Book available on Amazon and Barnes and Noble
As the coronavirus pandemic forced millions of Americans to stay indoors this summer, many youths found the perfect excuse to lie around the house and be glued to their technological devices.
But Fred Threats Jr. was not one of them. Instead of making Tik Tok videos or competing against friends in the hot, new video game app Among Us, the seventh-grader at Nichols Junior High School was too busy focusing on becoming a published author.
Back in June, Threats penned “Loose Beat,” a colorful, glossy, 25-page book that confronts the always-concerning issue of bullying in school.
The short fiction story follows the life of Jo Joe, who has aspirations of being a strong snare drum player in his high school’s band. However, a nameless bully continuously ridicules the teenager for often playing the instrument “off-beat.”
Published by the Indiana-based company Xlibris, “Loose Beat” was released by major booksellers including Barnes and Noble and Amazon in October. The book features illustrations by Threat’s family friend Brandon Virgil through the company, 3B Pencilworks.
Threats, 12, originally from Lake Providence, La., has witnessed peers being picked on for being overweight or for simply having quiet personalities. He has also been bullied by individuals for not joining them in degrading other students. This compelled Threats to write the book, with hopes of uplifting children who have had similar experiences, he said.
“I have seen how it affects other kids,” Threats said. “I have seen where kids have bullied so bad that they made students cry.”
Sounding wise beyond his years, Threats said students must always “put their best foot forward” and ignore bullies. This message permeates throughout his book, particularly through the words of Wynton – Jo Joe’s best friend and trumpet player at their fictional Arts Academy High School.
Threats said over time, he’s figured out the root of the problem.
“The bully doesn’t understand your vision or does not have a dream of their own,” is what Threats tells other kids. “He is offbeat because he needs to be on beat.”
A different beat
A first-year student in Arlington Independent School District, Threats moved from northeastern Louisiana. Before leaving his home state, the child prodigy of sorts spent years serving as a percussion section leader in a band for General Trass High School – while still in elementary school.
His grandmother Aurora Threats said the school’s marching band has played at many major festivities across Louisiana, including Mardi Gras in New Orleans. She is extremely proud of Fred’s musical dreams; down the road, he wants to play for Grambling State University’s marching band. While there, he would like to major in business management. The lover of dogs, lions and elephants hopes to one day to become a veterinarian.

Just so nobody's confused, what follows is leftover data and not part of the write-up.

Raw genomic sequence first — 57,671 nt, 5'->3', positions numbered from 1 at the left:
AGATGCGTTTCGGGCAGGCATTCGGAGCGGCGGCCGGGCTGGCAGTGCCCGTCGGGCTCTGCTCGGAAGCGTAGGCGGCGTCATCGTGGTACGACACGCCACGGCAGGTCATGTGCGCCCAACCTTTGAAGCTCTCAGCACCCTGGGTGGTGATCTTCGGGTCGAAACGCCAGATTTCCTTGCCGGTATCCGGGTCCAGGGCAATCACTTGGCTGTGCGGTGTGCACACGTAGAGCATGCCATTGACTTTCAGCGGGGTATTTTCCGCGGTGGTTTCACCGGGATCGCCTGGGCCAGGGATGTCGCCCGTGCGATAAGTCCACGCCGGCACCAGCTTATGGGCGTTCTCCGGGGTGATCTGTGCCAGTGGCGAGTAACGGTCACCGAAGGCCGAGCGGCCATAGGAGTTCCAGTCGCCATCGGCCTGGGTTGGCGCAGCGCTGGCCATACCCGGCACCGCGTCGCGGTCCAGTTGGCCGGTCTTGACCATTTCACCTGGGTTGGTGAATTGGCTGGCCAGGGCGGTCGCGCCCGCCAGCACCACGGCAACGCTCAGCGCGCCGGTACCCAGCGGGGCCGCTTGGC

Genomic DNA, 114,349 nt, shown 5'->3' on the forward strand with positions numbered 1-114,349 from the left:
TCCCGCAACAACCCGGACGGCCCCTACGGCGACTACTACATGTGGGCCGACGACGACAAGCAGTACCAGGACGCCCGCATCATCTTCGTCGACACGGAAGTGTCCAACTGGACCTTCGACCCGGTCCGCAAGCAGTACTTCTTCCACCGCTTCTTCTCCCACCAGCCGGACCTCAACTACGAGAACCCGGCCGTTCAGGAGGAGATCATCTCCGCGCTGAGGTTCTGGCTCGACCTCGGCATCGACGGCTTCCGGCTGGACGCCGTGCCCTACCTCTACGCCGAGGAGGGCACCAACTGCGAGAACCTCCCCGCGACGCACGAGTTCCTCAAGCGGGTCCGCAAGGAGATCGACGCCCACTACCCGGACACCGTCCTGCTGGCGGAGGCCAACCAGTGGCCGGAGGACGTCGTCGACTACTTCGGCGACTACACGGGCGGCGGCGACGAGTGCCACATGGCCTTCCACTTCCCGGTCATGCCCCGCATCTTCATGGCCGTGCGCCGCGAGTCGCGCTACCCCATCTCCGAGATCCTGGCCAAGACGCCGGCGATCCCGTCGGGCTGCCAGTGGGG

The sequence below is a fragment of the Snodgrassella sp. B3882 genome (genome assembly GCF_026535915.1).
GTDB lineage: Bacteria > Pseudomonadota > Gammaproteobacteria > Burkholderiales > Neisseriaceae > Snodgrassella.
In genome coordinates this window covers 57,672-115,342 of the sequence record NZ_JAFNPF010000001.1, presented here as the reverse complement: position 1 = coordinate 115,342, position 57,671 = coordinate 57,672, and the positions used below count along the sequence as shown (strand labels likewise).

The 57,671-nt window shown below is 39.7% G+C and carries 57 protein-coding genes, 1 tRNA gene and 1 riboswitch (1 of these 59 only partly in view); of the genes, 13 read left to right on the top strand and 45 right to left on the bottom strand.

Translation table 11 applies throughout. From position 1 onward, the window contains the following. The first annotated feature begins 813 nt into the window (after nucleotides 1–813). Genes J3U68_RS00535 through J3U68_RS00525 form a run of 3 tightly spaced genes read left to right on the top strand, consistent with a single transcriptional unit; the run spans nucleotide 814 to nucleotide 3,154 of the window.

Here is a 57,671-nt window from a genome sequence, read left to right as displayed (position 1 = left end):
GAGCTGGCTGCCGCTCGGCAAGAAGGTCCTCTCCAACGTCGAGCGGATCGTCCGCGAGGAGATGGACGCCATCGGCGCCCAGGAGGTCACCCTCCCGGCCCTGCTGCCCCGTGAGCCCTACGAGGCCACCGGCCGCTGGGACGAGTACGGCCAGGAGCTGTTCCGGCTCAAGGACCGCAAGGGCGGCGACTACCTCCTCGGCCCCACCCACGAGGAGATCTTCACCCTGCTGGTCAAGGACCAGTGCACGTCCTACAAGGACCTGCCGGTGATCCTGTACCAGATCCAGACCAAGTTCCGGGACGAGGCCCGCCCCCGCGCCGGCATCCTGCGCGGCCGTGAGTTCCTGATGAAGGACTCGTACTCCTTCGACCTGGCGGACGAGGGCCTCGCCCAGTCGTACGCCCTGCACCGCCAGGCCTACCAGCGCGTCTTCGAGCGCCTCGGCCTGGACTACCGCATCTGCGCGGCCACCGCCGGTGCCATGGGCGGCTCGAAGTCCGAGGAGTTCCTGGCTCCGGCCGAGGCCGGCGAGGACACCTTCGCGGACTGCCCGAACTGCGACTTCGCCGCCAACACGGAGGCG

Threats, whose favorite subject is language arts, wrote “Loose Beat” within a day’s time this past June. He then spent a few weeks seeking out the ideal publisher for his book. Then, he waited another four months for the publishing to be finalized. Aurora promotes Fred’s book whenever she can, and is very excited about his future.
“He’s always striving to be the best that he can be. He is ambitious. Just well-rounded … from music to education to helping others. That’s the type of person he is,” Aurora said.
Music to their ears
Threats has only been on Nichols’ campus for a few months. Yet, his language arts teacher Michaela Malone, said his presence has been impactful and that he is a “joy to be around.” She emphasized that his positive attitude is infectious, particularly with the COVID pandemic discouraging so many people right now.
“Fred is one of those students who goes after what he puts his mind to, and makes sure to get it done,” Malone said. “I think that it is super cool that students have the opportunity to become authors at such a young age.”
Malone loves how Threats made the main character of “Loose Beat” so relatable.
“He was able to put his personality into the book and made his readers feel like they know him in real life. I love Jo Joe because his character reminds me of Fred,” she said.
Like many educators, Malone said that addressing bullying in school is crucial as it “will always take place in school.” She said Threats making children more aware of it through his story is “just icing on the cake.”
“During these times of social media, bullying is even more prevalent in schools than before. Students do not realize how much social media plays a part in bullying. They think it is all fun and games until it’s them in the hot seat,” Malone said.
To prevent bullying, Malone said educators must build those relationships and classroom culture to make sure “students know how to be there for each other and not against each other.”
Threats, who hopes to write a part two to “Loose Beat” in the near future, agrees.
“No one should think they are better than another person,” Threats said. “You never know what that person may possess; you never know what type of gift that person has.”